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Butia capitata (The Jelley Palm)

Like many palms, they grow slowly but there are a number of plants in Britain that have been planted over the last 30 years that have done well. We have one at our old nursery in Nuthurst that I planted in 1990. I bought it on my very first trip to the Italian nurseries in Tuscany and it cost the buttock clenching sum of L 1,000,000 (One Million Italian Lira) and had a trunk of about 1ft. Thirty years on and it looks good and has a trunk of about 5ft. I’d include a photo but it was planted by an idiot (me) too close between a building and an enormous clump of bamboo. Not the finest example and not my finest moment. During that 30 years in our famously chilly site, it never suffered any damage from cold weather.

Avoid windy places but give them plenty of light and space to show themselves off to their best. Unlike what I did in 1990. Remove old leaves and as the trunk grows, you can remove the leaf bases to display a smooth trunk.

Because they’re grown from seed, they vary. Some are bluer than others and some have more recurved (arching) leaves. If the idea of having an enormous beautiful blue sea anemone in your garden appeals, then choose the bluest one with the most arching leaves.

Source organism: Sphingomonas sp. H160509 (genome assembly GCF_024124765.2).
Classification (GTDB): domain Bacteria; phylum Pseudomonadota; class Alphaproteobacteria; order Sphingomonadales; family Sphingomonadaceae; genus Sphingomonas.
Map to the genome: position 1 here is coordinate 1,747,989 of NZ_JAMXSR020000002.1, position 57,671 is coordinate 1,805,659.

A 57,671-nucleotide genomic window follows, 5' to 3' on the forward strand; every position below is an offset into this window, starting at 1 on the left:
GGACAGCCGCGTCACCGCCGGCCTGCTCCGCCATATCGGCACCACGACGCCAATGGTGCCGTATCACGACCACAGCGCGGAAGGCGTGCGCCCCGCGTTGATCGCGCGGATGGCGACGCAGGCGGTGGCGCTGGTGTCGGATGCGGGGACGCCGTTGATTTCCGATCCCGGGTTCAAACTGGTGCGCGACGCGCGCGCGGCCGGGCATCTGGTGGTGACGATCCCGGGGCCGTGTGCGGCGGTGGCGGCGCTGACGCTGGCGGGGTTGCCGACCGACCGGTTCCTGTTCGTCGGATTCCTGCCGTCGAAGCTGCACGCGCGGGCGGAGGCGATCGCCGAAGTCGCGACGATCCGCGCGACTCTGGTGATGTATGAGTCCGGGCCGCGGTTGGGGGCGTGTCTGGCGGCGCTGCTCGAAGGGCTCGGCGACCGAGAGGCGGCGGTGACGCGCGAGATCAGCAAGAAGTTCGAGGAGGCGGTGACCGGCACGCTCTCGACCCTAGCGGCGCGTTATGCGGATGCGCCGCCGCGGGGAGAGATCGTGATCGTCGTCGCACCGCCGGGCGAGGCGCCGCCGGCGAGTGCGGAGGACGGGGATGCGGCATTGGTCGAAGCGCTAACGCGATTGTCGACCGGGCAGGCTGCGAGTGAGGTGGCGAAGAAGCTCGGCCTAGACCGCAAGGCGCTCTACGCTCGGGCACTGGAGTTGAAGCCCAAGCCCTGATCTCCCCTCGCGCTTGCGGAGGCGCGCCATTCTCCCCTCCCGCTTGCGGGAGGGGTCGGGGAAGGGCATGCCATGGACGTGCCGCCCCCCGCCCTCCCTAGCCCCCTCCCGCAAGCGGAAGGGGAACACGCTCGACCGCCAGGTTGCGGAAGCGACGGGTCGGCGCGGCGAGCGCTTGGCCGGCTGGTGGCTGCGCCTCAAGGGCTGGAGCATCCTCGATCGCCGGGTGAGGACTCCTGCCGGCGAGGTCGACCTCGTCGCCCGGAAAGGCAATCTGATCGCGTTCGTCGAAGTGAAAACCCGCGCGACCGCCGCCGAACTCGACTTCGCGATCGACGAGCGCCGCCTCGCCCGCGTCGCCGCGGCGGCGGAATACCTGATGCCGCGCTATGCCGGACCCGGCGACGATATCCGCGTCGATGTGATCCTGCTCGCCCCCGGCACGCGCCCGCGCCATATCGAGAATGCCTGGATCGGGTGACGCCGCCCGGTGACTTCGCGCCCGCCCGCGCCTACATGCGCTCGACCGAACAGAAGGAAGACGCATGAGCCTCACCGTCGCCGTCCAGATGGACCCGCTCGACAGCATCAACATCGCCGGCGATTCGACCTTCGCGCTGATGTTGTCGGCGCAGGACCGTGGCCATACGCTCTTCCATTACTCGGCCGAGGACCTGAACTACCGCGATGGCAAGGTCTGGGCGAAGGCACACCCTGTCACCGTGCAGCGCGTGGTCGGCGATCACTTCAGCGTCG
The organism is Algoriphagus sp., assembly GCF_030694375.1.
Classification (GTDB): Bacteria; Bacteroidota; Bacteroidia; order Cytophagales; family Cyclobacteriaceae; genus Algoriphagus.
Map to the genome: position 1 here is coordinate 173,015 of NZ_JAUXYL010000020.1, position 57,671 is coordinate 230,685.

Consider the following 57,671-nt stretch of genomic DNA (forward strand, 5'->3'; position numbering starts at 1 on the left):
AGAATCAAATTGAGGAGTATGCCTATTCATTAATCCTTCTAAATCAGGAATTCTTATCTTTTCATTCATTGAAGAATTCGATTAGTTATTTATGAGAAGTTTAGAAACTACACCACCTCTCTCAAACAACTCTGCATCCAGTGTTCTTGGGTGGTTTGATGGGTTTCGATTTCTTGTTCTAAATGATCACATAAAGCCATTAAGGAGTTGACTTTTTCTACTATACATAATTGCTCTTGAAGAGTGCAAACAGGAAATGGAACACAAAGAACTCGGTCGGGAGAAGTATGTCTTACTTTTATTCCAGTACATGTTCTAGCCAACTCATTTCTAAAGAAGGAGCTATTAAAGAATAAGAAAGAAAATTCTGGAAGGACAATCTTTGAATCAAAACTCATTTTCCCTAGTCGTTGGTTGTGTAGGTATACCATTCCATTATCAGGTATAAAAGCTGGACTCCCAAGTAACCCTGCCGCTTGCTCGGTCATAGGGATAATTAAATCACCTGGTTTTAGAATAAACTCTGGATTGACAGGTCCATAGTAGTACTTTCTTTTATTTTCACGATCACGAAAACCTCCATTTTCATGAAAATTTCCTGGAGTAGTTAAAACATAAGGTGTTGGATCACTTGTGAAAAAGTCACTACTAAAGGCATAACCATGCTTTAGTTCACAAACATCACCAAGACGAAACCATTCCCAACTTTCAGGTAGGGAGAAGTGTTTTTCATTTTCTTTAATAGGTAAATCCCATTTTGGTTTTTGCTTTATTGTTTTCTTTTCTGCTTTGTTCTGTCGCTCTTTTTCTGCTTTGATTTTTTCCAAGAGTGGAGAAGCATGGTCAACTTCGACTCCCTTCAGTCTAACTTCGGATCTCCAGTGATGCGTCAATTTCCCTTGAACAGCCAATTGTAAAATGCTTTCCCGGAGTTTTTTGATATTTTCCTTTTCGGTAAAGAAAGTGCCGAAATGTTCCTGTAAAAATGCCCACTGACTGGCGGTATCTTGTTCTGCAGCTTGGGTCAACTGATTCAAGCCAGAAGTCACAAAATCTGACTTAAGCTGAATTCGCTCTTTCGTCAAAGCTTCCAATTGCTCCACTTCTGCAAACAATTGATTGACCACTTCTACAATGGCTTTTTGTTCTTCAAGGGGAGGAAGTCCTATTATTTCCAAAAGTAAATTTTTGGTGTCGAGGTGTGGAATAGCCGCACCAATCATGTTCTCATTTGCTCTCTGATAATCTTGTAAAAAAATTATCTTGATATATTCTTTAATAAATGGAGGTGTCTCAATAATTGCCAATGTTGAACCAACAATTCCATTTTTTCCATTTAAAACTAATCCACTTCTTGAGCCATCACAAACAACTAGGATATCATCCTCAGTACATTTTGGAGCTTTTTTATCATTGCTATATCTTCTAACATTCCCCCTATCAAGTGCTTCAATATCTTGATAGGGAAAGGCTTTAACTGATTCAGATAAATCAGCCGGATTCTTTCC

Butia grows to at least 10 ft across and after many years can reach 30ft tall.

There is (to me) an indistinguishable form from further south in Argentina (and therefore possibly more cold hardy) called Butia odorata.

In 1990 One Million Lira was about £450. My God, I was keen.


N.B. When clipping several plants with the same tool, have a bucket containing a 5% bleach solution and swish your blades around for 30 seconds between plants to sterilise them. This will help avoid the chance of cross contamination of disease.

As with all woody plants, plant high, exposing as much of the taper at the base of the trunk as possible. Allowing soil to accumulate round the base of a tree can be fatal. Keep very well watered when first planted.

Hardiness traffic light amber

Hardiness level Amber

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Hardy in the Home Counties if sensibly sited (avoiding severe frost pockets, for example). Many Amber Labelled Plants are from cuttings from well-established plants that have survived many harsh winters in the South-East.

This is only meant as a guide. Please remember we're always on hand to give advice about plants and their frost hardiness.

Please remember that these coloured labels are only a rough guide.

General Point about Plant Hardiness: The commonly held belief that it's better to 'plant small' is perfectly true with herbaceous plants, but not necessarily true with woody plants. They need some 'wood' on them to survive severe cold - so plants of marginal hardiness in very cold areas should really be planted LARGER, rather than smaller, wherever possible.